1) support AA batteries in-camera (like the K-30/K-50) . Not in a battery grip. I have never bought a Pentax body that doesn't support AAs in-body, and never will, especially not if I have to pay a lot of money for one.

2) no length limit on video recording clips. 30mins is not acceptable.
Make a different version for Europe if you have to due to the tax situation on video cameras. Don't impose the 30min limitation on the rest of the world.

3) have a built-in flash . No Flash is not acceptable. I rarely use flash, but I don't want to carry an extra flash for the occasions that I do.
Either keep the astrotracer optional (it's a lot smaller than flash!) or have both flash and astrotracer built-in

4) support 4K / 60p video recording . H.265 at high bitrate would be a start, but ideally in a format with more than 8 bit per color channel.

5) support UHS-II card speeds (probably required for item #4)
If you take a look at main pentax site for the new ff, you might not post this thread **Full Frame by PENTAX | RICOH IMAGING
1. Just made it easy, a high end camera requires many features implemented without not making it a bigger, heavier body, slots for AA batteries just simply waste of space. You spend thousand dollars for the body but afraid to pay several hundreds for a backup Liion?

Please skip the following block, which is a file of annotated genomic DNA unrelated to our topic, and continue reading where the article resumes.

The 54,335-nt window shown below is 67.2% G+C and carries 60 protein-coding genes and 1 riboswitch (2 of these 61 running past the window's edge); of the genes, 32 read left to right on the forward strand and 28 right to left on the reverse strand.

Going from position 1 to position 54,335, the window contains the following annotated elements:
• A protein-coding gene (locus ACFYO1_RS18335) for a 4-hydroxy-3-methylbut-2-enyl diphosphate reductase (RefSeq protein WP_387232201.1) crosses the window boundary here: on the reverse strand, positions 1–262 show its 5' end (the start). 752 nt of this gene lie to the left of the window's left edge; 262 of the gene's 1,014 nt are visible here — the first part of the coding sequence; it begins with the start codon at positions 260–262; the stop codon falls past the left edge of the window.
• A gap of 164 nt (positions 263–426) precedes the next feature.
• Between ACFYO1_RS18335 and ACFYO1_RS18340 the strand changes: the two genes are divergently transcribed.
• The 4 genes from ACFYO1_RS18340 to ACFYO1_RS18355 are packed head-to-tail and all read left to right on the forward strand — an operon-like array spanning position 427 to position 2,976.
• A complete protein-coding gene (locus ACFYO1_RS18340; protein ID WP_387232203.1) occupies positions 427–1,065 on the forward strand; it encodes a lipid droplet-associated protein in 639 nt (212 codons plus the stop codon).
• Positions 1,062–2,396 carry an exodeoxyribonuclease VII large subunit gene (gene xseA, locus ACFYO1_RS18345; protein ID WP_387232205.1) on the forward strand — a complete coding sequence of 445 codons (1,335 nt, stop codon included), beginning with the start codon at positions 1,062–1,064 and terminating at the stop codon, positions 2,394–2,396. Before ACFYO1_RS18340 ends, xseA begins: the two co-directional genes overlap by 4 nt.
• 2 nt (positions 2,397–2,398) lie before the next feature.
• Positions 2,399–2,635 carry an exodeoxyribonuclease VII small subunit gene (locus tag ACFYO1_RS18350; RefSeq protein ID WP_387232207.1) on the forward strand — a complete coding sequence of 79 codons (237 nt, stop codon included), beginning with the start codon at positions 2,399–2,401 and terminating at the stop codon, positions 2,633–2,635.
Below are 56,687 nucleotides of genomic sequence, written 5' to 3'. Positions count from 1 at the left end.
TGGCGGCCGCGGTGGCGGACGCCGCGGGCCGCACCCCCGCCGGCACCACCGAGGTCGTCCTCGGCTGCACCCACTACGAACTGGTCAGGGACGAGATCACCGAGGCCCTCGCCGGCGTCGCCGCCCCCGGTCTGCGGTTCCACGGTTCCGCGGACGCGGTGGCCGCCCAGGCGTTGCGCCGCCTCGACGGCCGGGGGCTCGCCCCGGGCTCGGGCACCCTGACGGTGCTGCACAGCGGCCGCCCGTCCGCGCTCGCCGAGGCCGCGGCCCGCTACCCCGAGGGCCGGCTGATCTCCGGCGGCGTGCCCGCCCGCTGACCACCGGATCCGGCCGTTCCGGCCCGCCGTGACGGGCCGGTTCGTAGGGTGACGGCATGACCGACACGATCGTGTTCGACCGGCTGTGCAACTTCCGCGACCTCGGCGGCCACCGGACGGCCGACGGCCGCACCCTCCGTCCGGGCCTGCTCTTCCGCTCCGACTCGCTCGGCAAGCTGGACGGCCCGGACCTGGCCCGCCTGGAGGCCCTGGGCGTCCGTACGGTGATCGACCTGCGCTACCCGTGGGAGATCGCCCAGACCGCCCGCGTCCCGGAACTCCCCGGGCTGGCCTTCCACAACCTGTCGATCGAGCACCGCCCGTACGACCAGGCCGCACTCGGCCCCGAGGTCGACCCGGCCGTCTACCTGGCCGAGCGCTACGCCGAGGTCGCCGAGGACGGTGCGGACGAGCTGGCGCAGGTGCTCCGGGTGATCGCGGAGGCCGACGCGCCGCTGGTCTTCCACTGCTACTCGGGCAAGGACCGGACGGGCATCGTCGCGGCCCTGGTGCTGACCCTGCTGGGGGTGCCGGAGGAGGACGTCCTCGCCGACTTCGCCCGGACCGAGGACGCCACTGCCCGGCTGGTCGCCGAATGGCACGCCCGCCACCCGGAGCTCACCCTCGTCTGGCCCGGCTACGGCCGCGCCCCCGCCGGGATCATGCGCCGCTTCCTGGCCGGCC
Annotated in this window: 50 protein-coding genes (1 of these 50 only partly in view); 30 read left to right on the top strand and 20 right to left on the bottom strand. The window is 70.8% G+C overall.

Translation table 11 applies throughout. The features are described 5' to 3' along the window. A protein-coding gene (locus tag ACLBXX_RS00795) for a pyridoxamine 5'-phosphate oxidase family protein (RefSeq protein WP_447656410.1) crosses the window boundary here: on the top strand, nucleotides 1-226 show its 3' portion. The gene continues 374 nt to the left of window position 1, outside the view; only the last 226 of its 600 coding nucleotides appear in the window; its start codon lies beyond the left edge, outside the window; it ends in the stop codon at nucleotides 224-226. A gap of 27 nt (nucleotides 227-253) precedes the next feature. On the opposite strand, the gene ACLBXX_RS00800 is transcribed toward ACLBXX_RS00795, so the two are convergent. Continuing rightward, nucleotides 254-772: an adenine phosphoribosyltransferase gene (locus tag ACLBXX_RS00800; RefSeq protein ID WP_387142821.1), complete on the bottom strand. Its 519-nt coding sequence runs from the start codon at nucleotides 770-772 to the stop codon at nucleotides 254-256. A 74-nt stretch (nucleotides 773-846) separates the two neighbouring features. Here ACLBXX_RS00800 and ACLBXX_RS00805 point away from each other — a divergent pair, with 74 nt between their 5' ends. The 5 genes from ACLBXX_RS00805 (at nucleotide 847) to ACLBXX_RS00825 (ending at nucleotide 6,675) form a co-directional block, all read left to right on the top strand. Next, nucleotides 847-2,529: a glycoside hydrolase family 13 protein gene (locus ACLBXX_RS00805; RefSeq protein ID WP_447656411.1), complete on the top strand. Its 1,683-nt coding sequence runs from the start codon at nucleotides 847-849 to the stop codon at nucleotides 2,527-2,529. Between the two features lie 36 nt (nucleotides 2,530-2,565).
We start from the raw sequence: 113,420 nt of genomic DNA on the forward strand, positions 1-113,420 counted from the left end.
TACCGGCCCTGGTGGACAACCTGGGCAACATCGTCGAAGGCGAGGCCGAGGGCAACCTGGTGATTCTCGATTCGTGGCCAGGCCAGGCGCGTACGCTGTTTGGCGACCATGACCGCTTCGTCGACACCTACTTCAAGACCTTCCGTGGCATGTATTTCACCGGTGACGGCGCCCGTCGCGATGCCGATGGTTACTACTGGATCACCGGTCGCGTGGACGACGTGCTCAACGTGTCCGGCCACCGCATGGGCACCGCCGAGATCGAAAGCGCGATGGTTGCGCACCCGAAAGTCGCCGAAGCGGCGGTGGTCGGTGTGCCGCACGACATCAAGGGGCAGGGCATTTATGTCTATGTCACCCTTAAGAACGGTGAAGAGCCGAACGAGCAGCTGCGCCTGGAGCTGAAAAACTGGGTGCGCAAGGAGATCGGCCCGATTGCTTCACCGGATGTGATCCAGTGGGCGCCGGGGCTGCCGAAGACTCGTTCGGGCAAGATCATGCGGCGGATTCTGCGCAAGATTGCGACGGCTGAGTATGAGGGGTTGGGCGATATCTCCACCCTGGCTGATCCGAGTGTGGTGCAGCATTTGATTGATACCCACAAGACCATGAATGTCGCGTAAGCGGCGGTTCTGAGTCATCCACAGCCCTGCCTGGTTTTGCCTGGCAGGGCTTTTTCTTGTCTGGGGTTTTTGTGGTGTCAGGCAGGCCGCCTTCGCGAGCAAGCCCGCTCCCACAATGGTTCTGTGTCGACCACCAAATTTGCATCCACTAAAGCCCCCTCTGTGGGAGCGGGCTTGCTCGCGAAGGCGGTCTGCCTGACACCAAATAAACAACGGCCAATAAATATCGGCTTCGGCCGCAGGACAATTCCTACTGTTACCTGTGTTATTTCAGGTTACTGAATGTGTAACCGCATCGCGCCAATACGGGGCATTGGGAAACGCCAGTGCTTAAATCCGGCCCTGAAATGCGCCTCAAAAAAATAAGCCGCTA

3. Looking at the demo snapshot for new body, I don't think a built-in flash is available
02-02-2016, 11:03 AM   #45
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Join Date: Jan 2009
Location: Nevada, USA
Posts: 465
QuoteOriginally posted by madbrain Quote
I mainly record multiple myself playing many takes, solo piano or harpsichord.row . No single take is 30 minutes+, usually 1-5 minutes each.
However, with multiple cameras are involved, and separate audio recorder, the synchronization is best done if the audio and video feeds are uninterrupted.
The more files there are, the more difficult the synchronization becomes when it's time to produce the final video.

I could stop/restart every camera and the audio recorder each time, but it's an inconvenience. I much prefer to play throughout uninterrupted - and sometimes I do so for hours at a time. It's not so rare that I fill the SD card for one or more cameras - but I don't keep all the footage, obviously. I'm both the performer, videographer, and audio engineer. While I'm playing, I don't want to be thinking about issues with the cameras or any of the gear
Interesting. Editing must take a huge amount of time. I'm surprised multiple cameras (even without the 30 minute limitation) would stay in sync for hours with a separate audio recorder.